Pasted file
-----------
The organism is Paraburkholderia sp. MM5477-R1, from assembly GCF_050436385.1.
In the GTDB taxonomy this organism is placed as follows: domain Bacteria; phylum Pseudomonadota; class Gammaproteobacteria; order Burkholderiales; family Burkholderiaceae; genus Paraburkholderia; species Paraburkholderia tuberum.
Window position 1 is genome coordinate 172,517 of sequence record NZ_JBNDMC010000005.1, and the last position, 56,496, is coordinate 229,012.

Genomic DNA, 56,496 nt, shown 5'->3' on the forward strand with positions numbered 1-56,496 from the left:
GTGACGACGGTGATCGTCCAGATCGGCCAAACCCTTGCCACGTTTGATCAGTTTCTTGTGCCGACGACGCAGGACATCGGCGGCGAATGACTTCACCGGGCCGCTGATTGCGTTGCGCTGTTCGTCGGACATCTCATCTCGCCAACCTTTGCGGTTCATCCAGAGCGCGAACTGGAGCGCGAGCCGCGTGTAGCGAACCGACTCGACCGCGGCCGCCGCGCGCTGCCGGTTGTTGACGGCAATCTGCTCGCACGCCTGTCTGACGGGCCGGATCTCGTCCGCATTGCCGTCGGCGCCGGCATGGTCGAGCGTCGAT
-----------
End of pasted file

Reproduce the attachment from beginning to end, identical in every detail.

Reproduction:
The organism is Paraburkholderia sp. MM5477-R1, from assembly GCF_050436385.1.
In the GTDB taxonomy this organism is placed as follows: domain Bacteria; phylum Pseudomonadota; class Gammaproteobacteria; order Burkholderiales; family Burkholderiaceae; genus Paraburkholderia; species Paraburkholderia tuberum.
Window position 1 is genome coordinate 172,517 of sequence record NZ_JBNDMC010000005.1, and the last position, 56,496, is coordinate 229,012.

Genomic DNA, 56,496 nt, shown 5'->3' on the forward strand with positions numbered 1-56,496 from the left:
GTGACGACGGTGATCGTCCAGATCGGCCAAACCCTTGCCACGTTTGATCAGTTTCTTGTGCCGACGACGCAGGACATCGGCGGCGAATGACTTCACCGGGCCGCTGATTGCGTTGCGCTGTTCGTCGGACATCTCATCTCGCCAACCTTTGCGGTTCATCCAGAGCGCGAACTGGAGCGCGAGCCGCGTGTAGCGAACCGACTCGACCGCGGCCGCCGCGCGCTGCCGGTTGTTGACGGCAATCTGCTCGCACGCCTGTCTGACGGGCCGGATCTCGTCCGCATTGCCGTCGGCGCCGGCATGGTCGAGCGTCGAT